Wednesday, January 21, 2009

Car Specs

I'm sure no one cares about these specifications, but a recent discovery inspired me to collect the following specifications about the vehicles I've owned. Keep in mind that these numbers are quoted by the factory, so they may not be entirely accurate at the time of manufacture, and they probably were less accurate during my ownership of the car. (All power and torque values are measured at the crankshaft, not the wheels.)

Specifications of the Automobiles I've Owned
Year, Make, and ModelCurb Weight* (lb)Power (BHP)Torque (ft-lbs)Power-Weight Ratio (BHP/ton)Torque-Weight Ratio (ft-lb/ton)
1977 Datsun 280Z2875149163104113
1980 Honda Prelude202072947193
1991 Honda CRX210392898785
2004 Mazda Mazdaspeed MX-5 Miata2530178166141131

I should point out that the Miata is now about 40 pounds heavier (when wearing the stock wheels), because I added a 50-ish-pound rollbar and removed about 10 pounds of material from the car. Additionally the Miata probably puts out something like** 182 horsepower and 170 ft-lb now, since I'm getting about half a PSI more boost due to the larger intercooler.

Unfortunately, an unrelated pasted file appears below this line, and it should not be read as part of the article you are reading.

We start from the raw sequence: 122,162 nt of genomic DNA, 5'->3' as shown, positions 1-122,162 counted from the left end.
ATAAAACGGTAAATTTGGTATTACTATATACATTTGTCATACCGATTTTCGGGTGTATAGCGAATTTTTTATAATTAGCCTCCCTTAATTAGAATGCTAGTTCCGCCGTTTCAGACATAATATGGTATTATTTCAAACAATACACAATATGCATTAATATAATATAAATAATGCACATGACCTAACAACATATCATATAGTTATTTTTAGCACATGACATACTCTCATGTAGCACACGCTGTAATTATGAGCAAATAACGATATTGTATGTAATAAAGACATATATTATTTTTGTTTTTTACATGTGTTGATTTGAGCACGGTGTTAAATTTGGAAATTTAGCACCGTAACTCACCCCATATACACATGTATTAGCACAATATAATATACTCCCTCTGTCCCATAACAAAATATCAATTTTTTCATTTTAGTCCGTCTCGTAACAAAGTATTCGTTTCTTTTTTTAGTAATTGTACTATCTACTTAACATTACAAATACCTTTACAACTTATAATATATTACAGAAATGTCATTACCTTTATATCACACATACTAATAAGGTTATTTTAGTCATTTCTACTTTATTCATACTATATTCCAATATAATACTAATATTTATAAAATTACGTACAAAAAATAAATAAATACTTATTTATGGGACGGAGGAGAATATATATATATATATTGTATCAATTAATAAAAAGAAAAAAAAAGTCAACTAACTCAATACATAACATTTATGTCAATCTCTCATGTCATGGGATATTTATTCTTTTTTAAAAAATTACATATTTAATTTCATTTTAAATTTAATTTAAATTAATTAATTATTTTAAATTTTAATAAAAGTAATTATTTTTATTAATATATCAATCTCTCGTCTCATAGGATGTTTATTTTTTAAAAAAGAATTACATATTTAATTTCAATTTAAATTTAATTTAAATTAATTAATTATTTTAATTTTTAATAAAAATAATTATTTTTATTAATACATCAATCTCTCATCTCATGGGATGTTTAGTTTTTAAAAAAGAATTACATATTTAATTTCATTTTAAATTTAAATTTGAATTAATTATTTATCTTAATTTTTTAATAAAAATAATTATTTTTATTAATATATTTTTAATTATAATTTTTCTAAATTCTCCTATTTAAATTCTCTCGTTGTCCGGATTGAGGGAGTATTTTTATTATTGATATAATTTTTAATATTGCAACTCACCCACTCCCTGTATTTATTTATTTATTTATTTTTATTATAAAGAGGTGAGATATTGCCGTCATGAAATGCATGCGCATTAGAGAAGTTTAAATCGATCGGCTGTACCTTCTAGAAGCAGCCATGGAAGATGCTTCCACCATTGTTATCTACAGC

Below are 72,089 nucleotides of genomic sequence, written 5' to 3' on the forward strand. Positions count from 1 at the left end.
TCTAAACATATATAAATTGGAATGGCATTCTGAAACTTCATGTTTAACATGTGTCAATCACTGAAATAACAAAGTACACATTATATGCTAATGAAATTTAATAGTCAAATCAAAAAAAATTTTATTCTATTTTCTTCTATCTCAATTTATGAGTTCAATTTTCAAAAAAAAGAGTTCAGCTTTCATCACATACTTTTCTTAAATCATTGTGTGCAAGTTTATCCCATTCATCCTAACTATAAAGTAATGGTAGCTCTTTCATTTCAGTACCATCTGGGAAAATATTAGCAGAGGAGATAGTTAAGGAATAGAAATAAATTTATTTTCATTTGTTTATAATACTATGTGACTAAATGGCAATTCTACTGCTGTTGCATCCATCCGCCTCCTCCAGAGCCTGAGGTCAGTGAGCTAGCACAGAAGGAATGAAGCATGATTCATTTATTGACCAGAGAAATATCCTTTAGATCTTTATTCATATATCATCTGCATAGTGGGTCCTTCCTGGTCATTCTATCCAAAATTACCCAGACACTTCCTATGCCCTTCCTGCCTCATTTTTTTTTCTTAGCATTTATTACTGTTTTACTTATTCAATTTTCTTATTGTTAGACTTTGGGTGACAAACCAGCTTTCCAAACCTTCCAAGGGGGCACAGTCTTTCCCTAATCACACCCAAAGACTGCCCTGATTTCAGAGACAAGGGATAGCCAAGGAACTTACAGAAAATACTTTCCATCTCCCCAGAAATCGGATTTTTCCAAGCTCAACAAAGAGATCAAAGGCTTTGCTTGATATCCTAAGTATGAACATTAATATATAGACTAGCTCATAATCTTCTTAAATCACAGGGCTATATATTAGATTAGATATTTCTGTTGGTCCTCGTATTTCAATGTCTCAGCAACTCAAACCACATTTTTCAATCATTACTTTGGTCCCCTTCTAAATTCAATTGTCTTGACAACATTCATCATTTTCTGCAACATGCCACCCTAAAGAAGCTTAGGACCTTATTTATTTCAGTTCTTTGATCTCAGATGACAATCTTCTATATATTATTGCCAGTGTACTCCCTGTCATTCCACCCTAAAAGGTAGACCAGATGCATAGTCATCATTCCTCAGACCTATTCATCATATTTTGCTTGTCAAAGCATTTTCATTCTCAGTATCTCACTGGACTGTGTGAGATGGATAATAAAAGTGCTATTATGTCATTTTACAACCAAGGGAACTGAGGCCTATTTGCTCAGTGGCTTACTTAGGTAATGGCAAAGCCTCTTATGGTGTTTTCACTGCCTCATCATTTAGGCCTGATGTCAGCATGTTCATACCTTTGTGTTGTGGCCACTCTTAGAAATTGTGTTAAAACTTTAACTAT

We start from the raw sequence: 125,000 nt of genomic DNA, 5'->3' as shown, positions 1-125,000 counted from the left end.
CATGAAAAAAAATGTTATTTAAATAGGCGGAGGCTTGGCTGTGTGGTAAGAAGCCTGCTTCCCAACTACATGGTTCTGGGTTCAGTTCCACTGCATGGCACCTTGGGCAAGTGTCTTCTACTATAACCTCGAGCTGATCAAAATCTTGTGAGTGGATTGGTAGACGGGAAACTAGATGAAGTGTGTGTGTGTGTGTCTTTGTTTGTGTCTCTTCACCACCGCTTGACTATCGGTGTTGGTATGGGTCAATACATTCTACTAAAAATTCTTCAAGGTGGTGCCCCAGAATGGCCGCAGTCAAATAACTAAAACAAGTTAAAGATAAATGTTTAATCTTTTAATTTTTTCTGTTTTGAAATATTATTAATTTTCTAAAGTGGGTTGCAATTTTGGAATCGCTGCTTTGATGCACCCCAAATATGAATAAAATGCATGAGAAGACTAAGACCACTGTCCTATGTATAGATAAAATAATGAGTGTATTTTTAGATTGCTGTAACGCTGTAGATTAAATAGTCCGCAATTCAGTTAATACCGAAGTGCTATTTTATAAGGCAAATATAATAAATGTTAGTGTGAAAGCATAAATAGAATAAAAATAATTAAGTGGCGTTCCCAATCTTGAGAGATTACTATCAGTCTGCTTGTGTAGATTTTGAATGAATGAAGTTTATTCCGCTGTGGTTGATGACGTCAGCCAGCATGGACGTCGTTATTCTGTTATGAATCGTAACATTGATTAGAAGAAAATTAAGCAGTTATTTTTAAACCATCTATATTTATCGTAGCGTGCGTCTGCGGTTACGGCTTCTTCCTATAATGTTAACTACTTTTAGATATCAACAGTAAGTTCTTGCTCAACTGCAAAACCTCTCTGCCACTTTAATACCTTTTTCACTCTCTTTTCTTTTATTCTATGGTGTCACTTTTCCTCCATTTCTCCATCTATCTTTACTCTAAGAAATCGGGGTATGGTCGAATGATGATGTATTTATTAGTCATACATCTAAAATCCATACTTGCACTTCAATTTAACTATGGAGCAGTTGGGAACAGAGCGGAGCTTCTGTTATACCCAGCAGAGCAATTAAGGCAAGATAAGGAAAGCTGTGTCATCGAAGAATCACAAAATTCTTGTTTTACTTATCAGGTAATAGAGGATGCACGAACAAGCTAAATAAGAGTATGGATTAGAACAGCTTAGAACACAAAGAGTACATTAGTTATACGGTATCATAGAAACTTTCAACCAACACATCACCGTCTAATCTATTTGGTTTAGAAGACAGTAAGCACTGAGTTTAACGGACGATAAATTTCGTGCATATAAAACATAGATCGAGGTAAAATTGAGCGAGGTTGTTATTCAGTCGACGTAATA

Anyway, the discovery that prompted this post was the true weight of my old Z. I think, when I went looking for it before, I read the value for the 240Z: 2355 lb. (The 280 is 500 pounds heavier because of the larger engine, beefier bumpers, stronger structure to support the bumpers, thicker carpet, a heavier dashboard, and other, more minor changes.) This means that Mia is not the heaviest car I've ever had, as I previously claimed. That makes me feel better. However, I'll miss the looks people give me when I tell them my Miata is the largest car I've owned.

* Curb weight includes all necessary consumables, such as lubricant, coolant, and fuel.

** To make this calculation, I assumed power to be proportional to oxygen consumed, which should be proportional to intake-air pressure. The total pressure is the boost (about 8 PSI, stock) plus atmospheric pressure (about 14.7 PSI). That's all very rough, as is my assumption of a 0.5-PSI increase in boost.

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